Texas’ SH 288 toll road reaches financial close

Private consortium BTG is set to begin construction of the $815m project in Q4 2016, a year later than initially expected.

The Texas Department of Transportation (TxDOT) and Blueridge Transportation Group have reached financial close on State Highway 288 (SH 288), a 10.5-mile toll lane project in Houston budgeted at $815 million.

Financial close comes a little over a year since BTG was named preferred bidder. Commercial close was achieved in early March.

When TxDOT announced the preferred bidder in March 2015, design and construction were slated for the fall of that year. Asked about this delay, TxDOT spokesperson Danny Perez told Infrastructure Investor that steps such as obtaining Legislative Budget Board approval and Office of Attorney General approval, as well as BTG securing a TIFIA (Transportation Infrastructure Finance and Innovation Act) loan were required before commercial close could be achieved.

“A privately financed project of this size can take a while to get through these processes,” Perez said.

Despite the later than expected start, TxDOT still expects the project to be completed by the second quarter of 2019.

Joe Seliga, a partner at Mayer Brown who advised TxDOT on the deal, also spoke about the unique challenges and the complexity of the project.

“The size of this project may not be at the same level of other P3s, but there was a greater level of complexity than many other P3 arrangements,” Seliga said in a phone interview on Wednesday, noting the traffic risk inherent in greenfield toll road projects.

“There was a significant amount of market interest and ultimately it led to a very positive result in terms of TxDOT being able to bring this project to fruition and to do it without a public subsidy,” Seliga added.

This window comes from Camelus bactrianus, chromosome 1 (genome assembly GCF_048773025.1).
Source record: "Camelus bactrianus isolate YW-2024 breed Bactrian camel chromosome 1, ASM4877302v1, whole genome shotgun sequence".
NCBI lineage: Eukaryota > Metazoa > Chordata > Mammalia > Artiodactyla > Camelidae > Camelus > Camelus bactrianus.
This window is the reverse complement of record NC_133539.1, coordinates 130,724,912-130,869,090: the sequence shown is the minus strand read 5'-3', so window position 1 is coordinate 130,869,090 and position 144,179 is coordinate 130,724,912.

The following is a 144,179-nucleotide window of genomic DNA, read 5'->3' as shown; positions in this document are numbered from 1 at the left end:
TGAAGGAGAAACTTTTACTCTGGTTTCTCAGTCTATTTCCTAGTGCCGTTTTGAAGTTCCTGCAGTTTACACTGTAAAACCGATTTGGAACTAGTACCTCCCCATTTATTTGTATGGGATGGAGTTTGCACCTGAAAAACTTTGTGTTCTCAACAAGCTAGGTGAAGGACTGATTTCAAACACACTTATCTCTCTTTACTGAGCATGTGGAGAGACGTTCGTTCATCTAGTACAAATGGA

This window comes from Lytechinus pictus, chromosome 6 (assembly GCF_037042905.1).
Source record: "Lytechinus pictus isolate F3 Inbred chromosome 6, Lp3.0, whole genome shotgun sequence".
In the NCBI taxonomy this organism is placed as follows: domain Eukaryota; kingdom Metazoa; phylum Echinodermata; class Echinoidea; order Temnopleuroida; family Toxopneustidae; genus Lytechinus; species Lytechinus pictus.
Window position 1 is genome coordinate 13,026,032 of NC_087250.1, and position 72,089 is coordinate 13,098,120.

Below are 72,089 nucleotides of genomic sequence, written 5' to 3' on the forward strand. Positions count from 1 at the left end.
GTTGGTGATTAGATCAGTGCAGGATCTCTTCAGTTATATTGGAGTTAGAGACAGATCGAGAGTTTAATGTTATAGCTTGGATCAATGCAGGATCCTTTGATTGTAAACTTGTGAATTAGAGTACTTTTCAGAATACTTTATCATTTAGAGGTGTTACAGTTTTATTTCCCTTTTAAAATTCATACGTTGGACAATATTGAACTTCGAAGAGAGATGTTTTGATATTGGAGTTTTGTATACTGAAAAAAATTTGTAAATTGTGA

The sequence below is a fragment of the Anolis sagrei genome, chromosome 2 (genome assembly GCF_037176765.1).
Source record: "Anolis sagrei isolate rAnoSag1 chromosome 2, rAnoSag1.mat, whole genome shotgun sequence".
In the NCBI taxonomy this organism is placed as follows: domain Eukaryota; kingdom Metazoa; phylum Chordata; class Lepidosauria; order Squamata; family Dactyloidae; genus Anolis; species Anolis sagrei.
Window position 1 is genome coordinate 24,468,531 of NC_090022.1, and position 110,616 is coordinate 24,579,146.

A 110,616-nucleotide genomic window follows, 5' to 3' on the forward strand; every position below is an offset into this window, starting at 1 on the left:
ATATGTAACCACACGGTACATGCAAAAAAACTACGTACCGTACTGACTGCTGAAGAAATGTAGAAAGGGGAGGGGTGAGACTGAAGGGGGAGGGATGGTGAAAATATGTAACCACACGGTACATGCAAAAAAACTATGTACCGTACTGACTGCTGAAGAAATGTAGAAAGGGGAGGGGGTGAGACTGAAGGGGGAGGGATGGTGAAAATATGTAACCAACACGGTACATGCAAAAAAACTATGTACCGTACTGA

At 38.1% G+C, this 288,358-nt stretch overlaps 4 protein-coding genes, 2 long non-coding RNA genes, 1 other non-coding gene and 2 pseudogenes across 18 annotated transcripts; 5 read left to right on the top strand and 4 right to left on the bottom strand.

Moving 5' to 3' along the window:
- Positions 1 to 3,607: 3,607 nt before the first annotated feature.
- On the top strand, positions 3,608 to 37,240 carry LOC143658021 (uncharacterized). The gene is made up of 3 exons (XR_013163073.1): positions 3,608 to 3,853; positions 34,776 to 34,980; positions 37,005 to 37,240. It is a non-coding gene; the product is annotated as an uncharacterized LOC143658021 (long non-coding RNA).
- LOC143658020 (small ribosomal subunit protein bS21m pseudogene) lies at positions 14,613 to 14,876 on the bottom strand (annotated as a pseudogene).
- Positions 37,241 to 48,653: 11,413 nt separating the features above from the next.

Some of the unique aspects of the SH 288 project are that it is a toll lane project that uses time-of-day pricing, as opposed to dynamic tolling, and that TxDOT received an upfront payment for the concession of $26 million.

Another aspect that sets the project apart is that six equity members comprise the consortium. They include InfraRed Capital, ACS Infrastructure and Shikun & Binui Concessions, each owning 21.6 percent of the consortium, followed by Northleaf with 18.0 percent, Clal with 12.1 percent and Star America owning 5.0 percent. 

The project includes the construction of four tolled lanes, two in each direction within the existing SH 288 median, from US 59 to the Harris/Brazoria county line. It also includes the construction of a new Beltway 8 interchange, including construction of all eight direct ramps; reconstruction of all eight direct ramps at Interstate 610 with added access to toll lanes; and two new tolled direct ramps to the Texas Medical Center.

The upgrades to the I-610 ramps was one of the things that set BTG apart from its competitors.

TxDOT’s original plan was for the project to include the toll lanes and the interchange upgrades, but a scaled-down version was tendered that did not include the I-610 portion.

“However, BTG had included a substantial portion of the 610 interchange as an alternative technical concept (ATC) and that’s because they saw value in that additional work and the potential additional revenue that it would bring to the project,” Seliga said.

BTG has received a $357 million TIFIA loan and has issued private activity bonds worth $298.6 million. Toll revenue will be used to repay the TIFIA loan. The project will cost Texas only $17 million.

Asked whether the 52-year concession granted BTG goes into effect upon completion of the project, Seliga said: “It’s 52 years from the effective date. This means there’s an incentive really on both sides, because if you complete construction it’s better for the traveling public, it’s better for the developer but it’s also better for TxDOT since the state agency benefits from a general revenue share during the term of the concession agreement.”

While electronic tolling will initially be the only option, provisions have been included in the agreement allowing for possible future implementation of dynamic pricing or ‘pay by mail’, which allows drivers to pay after using the road instead of having a transponder. For the time being, anyone travelling without a transponder will be considered a traffic violator.

TxDOT will receive the bulk of the revenue resulting from these changes, if and when they are implemented.

“This was a unique aspect of the risk-sharing approach that we needed to address in the project,” Seliga said.